Learn that you can defend yourself
Martin Seligman had a comparative group in his famous experiment: in it were dogs, where the lever in the first cage worked. When they pressed it, the surge actually stopped. They learned the dogs quickly.
And when they came into the second cage, they were again looking for ways to escape the surge. Because this group of dogs had learned: I can do something against these annoying bumps. And they quickly found out what: They just went through the flap into the cage next door.
No matter what I do, it's wrong?
Martin Seligman called the fate of the first group a “learned helplessness”. Someone once found out that he was apparently powerless against a stressful state - and at some point he stopped trying to do anything about it. Even if he could actually escape this state easily.
Now let's assume you are the person you are. Does the situation with the dogs from your own life seem familiar to you? It is not uncommon for someone to say to themselves: “No matter what I do, everything is always wrong. I can't change my situation. ”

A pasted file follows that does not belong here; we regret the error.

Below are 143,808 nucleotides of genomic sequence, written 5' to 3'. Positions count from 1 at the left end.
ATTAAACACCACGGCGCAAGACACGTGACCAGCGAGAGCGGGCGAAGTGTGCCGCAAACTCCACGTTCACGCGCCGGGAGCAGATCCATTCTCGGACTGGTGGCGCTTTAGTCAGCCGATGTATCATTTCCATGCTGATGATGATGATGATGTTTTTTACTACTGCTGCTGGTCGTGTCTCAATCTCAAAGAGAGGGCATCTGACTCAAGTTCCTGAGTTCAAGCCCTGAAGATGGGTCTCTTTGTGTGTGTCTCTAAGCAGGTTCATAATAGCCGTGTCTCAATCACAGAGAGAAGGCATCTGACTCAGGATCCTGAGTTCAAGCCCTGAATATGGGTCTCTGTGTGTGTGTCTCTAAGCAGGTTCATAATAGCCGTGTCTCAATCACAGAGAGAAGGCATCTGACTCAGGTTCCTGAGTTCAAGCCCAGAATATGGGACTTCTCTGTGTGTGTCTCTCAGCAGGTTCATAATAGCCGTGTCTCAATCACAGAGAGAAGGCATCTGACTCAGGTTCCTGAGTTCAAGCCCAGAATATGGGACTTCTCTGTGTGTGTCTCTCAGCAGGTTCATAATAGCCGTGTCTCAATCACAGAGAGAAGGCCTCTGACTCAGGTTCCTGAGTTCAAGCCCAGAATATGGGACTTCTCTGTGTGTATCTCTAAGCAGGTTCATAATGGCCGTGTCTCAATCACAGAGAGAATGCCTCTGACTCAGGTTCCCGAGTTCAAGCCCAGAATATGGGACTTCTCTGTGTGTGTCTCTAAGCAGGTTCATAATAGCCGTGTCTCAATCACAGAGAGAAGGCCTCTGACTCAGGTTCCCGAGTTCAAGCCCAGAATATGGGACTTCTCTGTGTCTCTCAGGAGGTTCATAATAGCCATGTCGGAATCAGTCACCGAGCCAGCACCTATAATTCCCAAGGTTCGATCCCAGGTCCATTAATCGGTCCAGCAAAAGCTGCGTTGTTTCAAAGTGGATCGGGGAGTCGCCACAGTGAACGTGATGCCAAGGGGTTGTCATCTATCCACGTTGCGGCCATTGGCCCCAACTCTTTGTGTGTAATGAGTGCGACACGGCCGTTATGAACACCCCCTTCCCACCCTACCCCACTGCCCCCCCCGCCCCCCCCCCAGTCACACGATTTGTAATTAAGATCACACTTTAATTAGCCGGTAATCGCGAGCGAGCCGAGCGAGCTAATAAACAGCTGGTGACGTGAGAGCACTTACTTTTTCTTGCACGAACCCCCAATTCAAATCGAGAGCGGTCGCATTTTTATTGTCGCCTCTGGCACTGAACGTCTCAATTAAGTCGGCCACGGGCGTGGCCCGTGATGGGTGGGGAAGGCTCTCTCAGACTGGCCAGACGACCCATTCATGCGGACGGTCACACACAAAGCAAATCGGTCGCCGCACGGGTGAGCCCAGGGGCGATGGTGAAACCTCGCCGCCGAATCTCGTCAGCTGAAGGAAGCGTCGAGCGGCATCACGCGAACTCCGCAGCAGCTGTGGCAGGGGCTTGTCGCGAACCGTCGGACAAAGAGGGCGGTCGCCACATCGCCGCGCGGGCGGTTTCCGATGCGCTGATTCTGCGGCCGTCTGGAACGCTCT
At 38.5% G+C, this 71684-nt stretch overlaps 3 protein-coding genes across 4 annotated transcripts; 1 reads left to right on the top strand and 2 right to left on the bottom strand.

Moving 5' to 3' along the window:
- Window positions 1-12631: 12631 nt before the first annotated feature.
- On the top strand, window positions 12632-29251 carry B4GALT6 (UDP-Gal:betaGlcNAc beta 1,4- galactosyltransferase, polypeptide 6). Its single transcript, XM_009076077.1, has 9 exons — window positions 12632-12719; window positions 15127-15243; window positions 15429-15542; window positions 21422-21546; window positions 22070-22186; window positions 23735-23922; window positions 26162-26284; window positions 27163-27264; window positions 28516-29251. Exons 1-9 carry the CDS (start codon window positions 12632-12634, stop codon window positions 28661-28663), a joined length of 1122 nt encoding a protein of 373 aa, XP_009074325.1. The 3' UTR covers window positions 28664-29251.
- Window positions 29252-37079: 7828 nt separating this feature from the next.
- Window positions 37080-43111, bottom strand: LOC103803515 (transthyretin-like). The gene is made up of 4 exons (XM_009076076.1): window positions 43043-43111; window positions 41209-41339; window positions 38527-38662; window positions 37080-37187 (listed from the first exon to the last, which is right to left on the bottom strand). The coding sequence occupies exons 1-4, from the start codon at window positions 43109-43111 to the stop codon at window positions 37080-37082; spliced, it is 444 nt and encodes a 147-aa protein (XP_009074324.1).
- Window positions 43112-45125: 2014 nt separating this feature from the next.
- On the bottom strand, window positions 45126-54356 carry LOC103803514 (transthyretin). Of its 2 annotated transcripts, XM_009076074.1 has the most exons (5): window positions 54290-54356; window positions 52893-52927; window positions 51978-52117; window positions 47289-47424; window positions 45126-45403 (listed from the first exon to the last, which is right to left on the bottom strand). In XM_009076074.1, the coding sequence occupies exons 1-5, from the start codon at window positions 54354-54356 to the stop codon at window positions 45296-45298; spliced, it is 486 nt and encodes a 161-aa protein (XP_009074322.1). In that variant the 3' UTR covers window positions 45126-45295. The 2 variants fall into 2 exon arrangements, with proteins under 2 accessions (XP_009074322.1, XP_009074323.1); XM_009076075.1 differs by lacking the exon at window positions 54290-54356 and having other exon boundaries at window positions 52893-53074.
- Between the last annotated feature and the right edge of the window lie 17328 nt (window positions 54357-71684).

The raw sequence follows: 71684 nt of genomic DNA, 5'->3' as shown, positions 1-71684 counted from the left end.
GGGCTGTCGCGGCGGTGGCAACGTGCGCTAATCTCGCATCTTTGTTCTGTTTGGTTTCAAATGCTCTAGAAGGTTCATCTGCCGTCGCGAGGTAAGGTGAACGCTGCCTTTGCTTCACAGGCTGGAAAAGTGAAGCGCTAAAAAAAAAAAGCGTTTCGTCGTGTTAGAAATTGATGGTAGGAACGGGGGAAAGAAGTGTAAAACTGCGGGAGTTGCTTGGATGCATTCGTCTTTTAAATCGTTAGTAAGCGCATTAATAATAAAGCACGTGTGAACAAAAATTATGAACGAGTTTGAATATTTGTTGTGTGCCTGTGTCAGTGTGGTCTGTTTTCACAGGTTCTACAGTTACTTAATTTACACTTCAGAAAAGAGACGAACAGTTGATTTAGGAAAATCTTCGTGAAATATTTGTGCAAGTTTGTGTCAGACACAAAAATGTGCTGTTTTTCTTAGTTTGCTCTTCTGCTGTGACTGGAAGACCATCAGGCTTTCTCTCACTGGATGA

The baby experiment
Learned helplessness was later detected in humans. With babies, for example, a similar experiment was performed as with the dogs. No, without electric shock. But they shook them violently in their crib, that was quite different.
Some could do it with a head movement, a sensor in their pillow. Others did not have a sensor. Both groups reacted the same way as the dogs. And one group went to the dogs. Even beyond the baby's age we show similar reactions.
See the way out, if there is one
Now there are situations like that with the Chef in the example from above. Since we are exposed to the arbitrariness of others and may actually be helpless.
The problem in this case is that we don't see a way out even if there is suddenly one, for example when the old boss leaves and a new boss comes. Even then we continue to think: "What I do doesn't count with those up there anyway."
Where do you find the studies?
- Seligman, MEP, Maier, SF (1967): Failure to Escape Traumatic Shock. Journal of Experimental Psychology, 74, 1 - 9.
- Seligman, MEP (1979): Learned helplessness. Munich, Vienna, Baltimore: Urban and Schwarzenberg.
- Hiroto, DS, Seligman, MEP (1975): Generality of Learned Helplessness in Man. Journal of Personality and Social Psychology, 31, 311 - 327.
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